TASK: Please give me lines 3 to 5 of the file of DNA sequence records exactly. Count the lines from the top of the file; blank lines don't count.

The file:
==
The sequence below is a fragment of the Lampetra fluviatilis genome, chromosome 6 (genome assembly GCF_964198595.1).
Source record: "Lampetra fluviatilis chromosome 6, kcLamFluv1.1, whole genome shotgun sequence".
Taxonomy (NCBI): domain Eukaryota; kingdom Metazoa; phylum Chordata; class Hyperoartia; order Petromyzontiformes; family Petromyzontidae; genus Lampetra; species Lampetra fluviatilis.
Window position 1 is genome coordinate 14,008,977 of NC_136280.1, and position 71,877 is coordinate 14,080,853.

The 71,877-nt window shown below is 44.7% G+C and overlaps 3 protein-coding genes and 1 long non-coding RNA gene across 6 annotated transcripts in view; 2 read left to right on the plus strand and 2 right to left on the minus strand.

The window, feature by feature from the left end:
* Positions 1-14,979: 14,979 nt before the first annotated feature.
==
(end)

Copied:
Taxonomy (NCBI): domain Eukaryota; kingdom Metazoa; phylum Chordata; class Hyperoartia; order Petromyzontiformes; family Petromyzontidae; genus Lampetra; species Lampetra fluviatilis.
Window position 1 is genome coordinate 14,008,977 of NC_136280.1, and position 71,877 is coordinate 14,080,853.

The 71,877-nt window shown below is 44.7% G+C and overlaps 3 protein-coding genes and 1 long non-coding RNA gene across 6 annotated transcripts in view; 2 read left to right on the plus strand and 2 right to left on the minus strand.